Growing up in an Asian household meant a trip to the smaller grocery stores and malls in Richmond to get items you just couldn’t find anywhere else. As a child, taking a visit to the Richmond stores meant going up and down the small but formidable snack aisle contemplating which item you could convince your parents to buy. Back then, the largest grocery store in Richmond was Osaka in Yaohan. Nowadays, it’s easy to visit just about any grocery store or plaza to find unique Asian snacks.

As a child growing up in the 90s, there were plenty of changes in the Richmond landscape. What was once scarce is now everywhere, it seems. While my formal list of nostalgic items could go on and on, these particular snacks were the staples of almost every grocery trip my family took.

“Bin Bin” Rice Crackers


Image: Dee de los Santos

These rice crackers are highly addictive. They are a perfect balance of salty and sweet from the hint of soy sauce and sugar in the ingredients. These crackers are not your typical ones – they are puffed and lighter in weight, but crunchy and not too dense. There are different variations including ones that have ‘sugar snow’ on the top and some that are mixed in with seaweed, but nothing beats the original rice crackers. Perfect for lunchtime snack items or a treat in the afternoon.

Dried Seaweed


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Growing up, there were two reactions to taking this out of your lunch box: a disgusted look from a classmate that didn’t know how magical these were; and the excitement from friends who would trade part of their lunch for one or two packages of the seaweed. The lucky kids had several of these in their lunch box and as much as I loved bartering with my friends, I wanted to keep them all to myself. The seaweed snacks are lightly seasoned but are dry and crunchy. It’s easy to go through one package.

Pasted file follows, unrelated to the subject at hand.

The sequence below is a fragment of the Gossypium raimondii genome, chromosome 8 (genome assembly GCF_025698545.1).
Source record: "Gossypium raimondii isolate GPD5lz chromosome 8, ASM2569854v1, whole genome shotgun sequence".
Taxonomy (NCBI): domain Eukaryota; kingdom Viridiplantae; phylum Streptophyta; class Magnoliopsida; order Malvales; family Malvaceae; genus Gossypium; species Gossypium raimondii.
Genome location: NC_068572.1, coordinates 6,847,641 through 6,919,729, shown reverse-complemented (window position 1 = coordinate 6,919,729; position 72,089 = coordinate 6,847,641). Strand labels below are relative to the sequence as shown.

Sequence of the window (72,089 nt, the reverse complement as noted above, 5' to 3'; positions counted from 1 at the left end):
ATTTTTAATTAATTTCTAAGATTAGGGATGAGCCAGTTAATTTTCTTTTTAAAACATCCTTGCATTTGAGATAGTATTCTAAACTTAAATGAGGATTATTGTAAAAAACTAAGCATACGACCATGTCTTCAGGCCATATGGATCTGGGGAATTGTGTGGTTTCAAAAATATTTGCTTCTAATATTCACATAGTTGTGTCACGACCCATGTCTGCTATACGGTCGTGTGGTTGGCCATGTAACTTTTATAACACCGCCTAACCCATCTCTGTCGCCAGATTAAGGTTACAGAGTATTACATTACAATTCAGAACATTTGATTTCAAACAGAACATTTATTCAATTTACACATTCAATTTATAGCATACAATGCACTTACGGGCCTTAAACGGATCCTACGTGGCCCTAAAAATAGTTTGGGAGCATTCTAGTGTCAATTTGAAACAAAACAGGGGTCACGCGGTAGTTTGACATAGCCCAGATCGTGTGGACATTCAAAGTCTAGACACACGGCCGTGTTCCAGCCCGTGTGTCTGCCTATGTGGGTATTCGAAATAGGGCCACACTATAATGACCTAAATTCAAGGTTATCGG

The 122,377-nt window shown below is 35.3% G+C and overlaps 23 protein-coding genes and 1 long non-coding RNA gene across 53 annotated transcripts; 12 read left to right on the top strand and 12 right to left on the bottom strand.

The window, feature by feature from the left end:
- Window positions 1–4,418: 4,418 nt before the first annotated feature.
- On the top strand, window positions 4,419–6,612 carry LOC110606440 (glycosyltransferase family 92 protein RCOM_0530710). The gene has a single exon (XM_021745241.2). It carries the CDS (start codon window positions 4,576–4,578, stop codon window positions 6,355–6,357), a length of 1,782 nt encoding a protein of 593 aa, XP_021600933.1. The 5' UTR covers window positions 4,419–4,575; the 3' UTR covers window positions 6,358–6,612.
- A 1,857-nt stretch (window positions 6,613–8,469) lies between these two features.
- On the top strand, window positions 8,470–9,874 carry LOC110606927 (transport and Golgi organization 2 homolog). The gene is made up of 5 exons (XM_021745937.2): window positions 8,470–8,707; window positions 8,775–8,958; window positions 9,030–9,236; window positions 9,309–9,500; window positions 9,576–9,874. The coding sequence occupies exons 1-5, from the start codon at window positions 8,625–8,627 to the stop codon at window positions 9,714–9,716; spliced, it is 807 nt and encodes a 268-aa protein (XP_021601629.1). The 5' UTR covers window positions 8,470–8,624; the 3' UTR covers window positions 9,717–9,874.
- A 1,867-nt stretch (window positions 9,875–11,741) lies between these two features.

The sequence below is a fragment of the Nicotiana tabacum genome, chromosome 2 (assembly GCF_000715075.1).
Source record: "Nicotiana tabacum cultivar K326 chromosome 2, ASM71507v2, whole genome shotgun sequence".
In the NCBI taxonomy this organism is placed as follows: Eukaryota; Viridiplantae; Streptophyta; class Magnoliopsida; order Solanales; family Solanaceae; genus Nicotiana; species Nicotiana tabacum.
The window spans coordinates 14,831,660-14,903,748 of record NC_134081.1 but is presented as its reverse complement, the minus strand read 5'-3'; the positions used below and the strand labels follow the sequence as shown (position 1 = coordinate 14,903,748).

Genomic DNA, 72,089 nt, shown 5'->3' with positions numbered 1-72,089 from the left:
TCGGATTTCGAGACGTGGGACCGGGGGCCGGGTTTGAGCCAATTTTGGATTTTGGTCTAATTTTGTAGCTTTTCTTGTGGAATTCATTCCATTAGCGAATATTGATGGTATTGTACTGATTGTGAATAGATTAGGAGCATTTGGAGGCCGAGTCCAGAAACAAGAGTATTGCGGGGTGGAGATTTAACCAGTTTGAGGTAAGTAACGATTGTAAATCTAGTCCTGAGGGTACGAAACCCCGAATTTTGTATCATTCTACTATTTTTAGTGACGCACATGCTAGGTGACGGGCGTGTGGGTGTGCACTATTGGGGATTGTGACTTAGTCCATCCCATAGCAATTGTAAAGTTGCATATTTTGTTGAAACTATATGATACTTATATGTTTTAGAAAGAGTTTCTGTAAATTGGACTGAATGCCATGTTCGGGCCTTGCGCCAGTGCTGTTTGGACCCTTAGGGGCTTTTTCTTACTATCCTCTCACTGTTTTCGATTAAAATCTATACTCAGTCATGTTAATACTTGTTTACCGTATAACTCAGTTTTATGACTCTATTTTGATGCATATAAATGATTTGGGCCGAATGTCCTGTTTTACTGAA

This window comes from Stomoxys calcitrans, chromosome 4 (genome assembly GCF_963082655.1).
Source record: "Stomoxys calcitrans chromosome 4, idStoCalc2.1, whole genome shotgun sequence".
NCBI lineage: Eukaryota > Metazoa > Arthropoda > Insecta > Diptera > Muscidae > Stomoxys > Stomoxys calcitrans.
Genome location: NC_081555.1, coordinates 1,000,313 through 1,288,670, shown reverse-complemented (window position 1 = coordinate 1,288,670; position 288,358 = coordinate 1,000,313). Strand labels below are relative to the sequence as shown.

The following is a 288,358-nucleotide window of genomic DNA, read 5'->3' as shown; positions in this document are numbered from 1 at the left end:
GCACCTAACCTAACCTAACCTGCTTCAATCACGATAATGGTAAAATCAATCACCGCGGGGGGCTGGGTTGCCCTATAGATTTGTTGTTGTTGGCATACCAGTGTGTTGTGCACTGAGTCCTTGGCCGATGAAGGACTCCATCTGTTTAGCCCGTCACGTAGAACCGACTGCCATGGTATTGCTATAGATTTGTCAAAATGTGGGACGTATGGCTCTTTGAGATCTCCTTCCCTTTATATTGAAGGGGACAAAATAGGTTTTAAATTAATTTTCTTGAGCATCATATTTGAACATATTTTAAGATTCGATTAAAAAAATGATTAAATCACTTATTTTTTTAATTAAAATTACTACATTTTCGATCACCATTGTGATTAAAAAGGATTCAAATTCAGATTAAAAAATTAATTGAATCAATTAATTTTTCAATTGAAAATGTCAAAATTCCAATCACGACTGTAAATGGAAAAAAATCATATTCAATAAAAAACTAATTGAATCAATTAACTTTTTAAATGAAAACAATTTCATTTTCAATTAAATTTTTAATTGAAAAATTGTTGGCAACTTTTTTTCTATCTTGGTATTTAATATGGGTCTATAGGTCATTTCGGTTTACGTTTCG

Shrimp Crackers


Image: Dee de los Santos

While these crackers don’t resemble shrimp – or traditional crackers – at all, these puffed strips are extremely crunchy, salty and just plain delicious. When you open a bag of shrimp crackers, there is a very strong smell of shrimp, which could be a little off-putting to a newbie, but let me assure you that the taste is delicious. These crackers are one of the oldest snacks from Korea, generally made with flour and ground shrimp.

Haw Flakes


Image: Dee de los Santos

Haw Flakes are made with Chinese hawthorn, which look and taste like cranberries. These haw flakes are stamped down to circles and sweetened. They are a balance of sweet and slightly sour and are tightly packed in stacks, similar to a roll of Lifesavers. Back in the day, these flakes were a vibrant red colour, but it looks like they’ve toned down the artificial colouring in it. Haw Flakes are wrapped in brightly coloured packaging that remind me of Chinese fireworks.

Shredded Dried Squid/Cuttlefish


Image: Dee de los Santos